“Simmentals are very docile and easy to handle. Furthermore, they possess desirable characteristics such as superb maternal abilities, producing a great calf that has many different abilities, whilst they also make a great beef animal.”

“As there is a significant increase in the number of dairy herds, we believe that Simmental can increase a dairy farmer’s profit. You have an excellent beef calf to sell and receive a higher price.”

“Besides, Simmentals also work well for a suckler farmer. They are great milkers and have quality beef calves, which will leave a profit.” the Simmental breeder added.

Ballyregan Simmental, cattle farming, suckler farmer, Simmental breeder Wexford

Breeding programme

From this, the Finns will change the commercial herd’s stockbull breed to Simmental next year to suit requirements.

The duo’s commercial suckler herd comprises mainly Aberdeen-Angus-cross-Friesians and Belgian-Blue-cross-Friesians.

Currently, their breeding programme takes the form of AI on pedigree cows and a Hereford stock bull on commercials. After research, the Finns opted for Hereford, as over 75% of their herd are first-time calvers.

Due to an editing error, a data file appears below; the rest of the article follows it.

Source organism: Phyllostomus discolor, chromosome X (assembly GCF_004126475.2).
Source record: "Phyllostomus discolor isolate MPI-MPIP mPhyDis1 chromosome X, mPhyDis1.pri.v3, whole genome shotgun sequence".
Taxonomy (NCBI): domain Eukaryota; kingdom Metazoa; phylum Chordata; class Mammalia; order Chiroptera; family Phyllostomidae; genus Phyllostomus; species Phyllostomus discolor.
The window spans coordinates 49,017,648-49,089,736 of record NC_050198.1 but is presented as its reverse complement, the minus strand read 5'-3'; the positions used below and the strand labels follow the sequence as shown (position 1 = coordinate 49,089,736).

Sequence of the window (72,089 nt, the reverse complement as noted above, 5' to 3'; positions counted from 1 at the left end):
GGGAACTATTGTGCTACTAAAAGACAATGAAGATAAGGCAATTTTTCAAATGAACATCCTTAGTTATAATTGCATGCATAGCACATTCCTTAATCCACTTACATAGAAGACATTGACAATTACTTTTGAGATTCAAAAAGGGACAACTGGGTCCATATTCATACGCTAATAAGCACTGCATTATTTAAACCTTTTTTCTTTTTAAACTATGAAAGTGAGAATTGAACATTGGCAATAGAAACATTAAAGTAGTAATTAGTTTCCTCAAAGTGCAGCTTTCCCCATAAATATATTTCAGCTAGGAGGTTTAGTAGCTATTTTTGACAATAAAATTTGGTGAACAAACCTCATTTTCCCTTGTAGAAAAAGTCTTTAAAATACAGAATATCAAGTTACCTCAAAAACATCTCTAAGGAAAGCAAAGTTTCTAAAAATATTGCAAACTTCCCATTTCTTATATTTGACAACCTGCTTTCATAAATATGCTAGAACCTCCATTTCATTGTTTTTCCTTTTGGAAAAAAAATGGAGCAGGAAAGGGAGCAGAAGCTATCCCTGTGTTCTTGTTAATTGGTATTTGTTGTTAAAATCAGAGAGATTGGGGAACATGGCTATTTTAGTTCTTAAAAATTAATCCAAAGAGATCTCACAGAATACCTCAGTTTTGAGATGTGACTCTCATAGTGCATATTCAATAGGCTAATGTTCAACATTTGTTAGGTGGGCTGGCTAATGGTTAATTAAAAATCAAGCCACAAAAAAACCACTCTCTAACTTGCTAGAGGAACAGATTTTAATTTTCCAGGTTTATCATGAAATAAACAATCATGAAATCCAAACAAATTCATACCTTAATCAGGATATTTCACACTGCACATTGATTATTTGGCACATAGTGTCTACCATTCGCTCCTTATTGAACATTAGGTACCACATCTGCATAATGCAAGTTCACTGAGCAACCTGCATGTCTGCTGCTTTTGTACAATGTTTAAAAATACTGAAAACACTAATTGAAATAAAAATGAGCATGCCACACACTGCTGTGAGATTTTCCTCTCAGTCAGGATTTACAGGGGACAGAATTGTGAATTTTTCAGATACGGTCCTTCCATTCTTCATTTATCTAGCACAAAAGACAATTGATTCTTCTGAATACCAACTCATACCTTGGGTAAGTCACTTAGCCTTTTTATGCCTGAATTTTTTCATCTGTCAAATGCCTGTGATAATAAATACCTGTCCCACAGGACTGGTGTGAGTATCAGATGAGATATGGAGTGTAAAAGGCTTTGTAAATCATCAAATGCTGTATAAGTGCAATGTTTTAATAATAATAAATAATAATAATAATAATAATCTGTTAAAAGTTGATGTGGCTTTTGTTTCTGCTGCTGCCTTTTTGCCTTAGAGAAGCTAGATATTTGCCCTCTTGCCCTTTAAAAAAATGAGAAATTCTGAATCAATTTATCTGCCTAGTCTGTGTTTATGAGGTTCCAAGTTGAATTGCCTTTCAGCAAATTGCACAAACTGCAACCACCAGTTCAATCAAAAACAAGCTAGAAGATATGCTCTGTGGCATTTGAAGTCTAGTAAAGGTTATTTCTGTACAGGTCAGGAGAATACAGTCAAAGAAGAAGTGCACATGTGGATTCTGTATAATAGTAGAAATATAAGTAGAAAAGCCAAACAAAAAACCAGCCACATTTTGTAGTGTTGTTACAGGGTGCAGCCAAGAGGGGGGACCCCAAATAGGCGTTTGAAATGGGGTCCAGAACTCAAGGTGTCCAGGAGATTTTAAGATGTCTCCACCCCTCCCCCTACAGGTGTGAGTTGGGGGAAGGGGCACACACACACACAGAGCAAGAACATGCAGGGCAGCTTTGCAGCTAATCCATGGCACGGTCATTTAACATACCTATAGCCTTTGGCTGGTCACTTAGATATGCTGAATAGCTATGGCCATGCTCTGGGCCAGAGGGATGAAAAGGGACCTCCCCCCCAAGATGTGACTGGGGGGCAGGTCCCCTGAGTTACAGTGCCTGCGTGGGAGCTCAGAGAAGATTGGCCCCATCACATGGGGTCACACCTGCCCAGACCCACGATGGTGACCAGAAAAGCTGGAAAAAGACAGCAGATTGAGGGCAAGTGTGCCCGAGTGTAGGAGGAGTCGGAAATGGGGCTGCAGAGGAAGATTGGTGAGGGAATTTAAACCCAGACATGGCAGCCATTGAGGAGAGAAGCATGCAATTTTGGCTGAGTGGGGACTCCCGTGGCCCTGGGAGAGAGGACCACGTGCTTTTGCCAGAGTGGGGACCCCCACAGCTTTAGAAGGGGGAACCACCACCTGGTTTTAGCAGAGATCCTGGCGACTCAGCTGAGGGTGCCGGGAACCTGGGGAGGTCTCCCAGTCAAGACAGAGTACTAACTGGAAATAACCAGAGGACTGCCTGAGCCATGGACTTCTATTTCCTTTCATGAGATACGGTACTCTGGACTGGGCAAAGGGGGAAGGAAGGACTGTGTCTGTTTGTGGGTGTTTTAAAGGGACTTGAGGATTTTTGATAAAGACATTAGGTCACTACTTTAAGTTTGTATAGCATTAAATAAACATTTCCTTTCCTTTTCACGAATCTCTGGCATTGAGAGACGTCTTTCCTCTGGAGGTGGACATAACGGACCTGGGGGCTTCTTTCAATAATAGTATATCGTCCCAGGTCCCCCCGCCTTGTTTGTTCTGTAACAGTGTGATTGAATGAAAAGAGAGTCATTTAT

They operate a split calving system, kicking off the season in October with the first of their pedigree Simmental cows. They calf commercial cows from February 1st, with remaining Simmental cows wrapping up the season in April.

“We select these intervals are we try to keep our workload to a minimum. We calf pedigrees in October and November to produce bulls for spring-calving herds. These bulls will be 18 months the following March or April.”

“We calf commercial cows from February onwards as this allows us to get them out to grass soon after calving. Furthermore, this gives us a good weanling to sell at the end of the year. We sell subsequent progeny as weanlings from 8-10 months-old at Carnew Mart.”